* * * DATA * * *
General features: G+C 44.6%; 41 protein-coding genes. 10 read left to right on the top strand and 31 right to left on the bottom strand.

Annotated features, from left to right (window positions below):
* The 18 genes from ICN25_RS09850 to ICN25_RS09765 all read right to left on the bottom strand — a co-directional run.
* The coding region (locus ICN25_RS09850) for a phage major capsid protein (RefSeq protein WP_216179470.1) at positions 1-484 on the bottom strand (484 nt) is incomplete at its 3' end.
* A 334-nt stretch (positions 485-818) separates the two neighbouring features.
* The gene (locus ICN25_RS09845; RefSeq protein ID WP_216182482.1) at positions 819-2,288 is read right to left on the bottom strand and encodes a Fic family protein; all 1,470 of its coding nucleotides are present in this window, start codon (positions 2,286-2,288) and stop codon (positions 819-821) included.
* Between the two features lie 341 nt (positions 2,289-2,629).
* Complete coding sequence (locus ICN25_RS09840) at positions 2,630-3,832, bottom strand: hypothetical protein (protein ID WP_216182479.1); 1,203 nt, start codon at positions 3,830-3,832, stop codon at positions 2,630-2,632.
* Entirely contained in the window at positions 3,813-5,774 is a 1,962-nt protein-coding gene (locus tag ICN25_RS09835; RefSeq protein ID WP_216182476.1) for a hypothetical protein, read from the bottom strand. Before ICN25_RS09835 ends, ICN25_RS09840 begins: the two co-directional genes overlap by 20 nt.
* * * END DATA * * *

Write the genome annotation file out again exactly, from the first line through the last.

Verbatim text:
General features: G+C 44.6%; 41 protein-coding genes. 10 read left to right on the top strand and 31 right to left on the bottom strand.

Annotated features, from left to right (window positions below):
* The 18 genes from ICN25_RS09850 to ICN25_RS09765 all read right to left on the bottom strand — a co-directional run.
* The coding region (locus ICN25_RS09850) for a phage major capsid protein (RefSeq protein WP_216179470.1) at positions 1-484 on the bottom strand (484 nt) is incomplete at its 3' end.
* A 334-nt stretch (positions 485-818) separates the two neighbouring features.
* The gene (locus ICN25_RS09845; RefSeq protein ID WP_216182482.1) at positions 819-2,288 is read right to left on the bottom strand and encodes a Fic family protein; all 1,470 of its coding nucleotides are present in this window, start codon (positions 2,286-2,288) and stop codon (positions 819-821) included.
* Between the two features lie 341 nt (positions 2,289-2,629).
* Complete coding sequence (locus ICN25_RS09840) at positions 2,630-3,832, bottom strand: hypothetical protein (protein ID WP_216182479.1); 1,203 nt, start codon at positions 3,830-3,832, stop codon at positions 2,630-2,632.
* Entirely contained in the window at positions 3,813-5,774 is a 1,962-nt protein-coding gene (locus tag ICN25_RS09835; RefSeq protein ID WP_216182476.1) for a hypothetical protein, read from the bottom strand. Before ICN25_RS09835 ends, ICN25_RS09840 begins: the two co-directional genes overlap by 20 nt.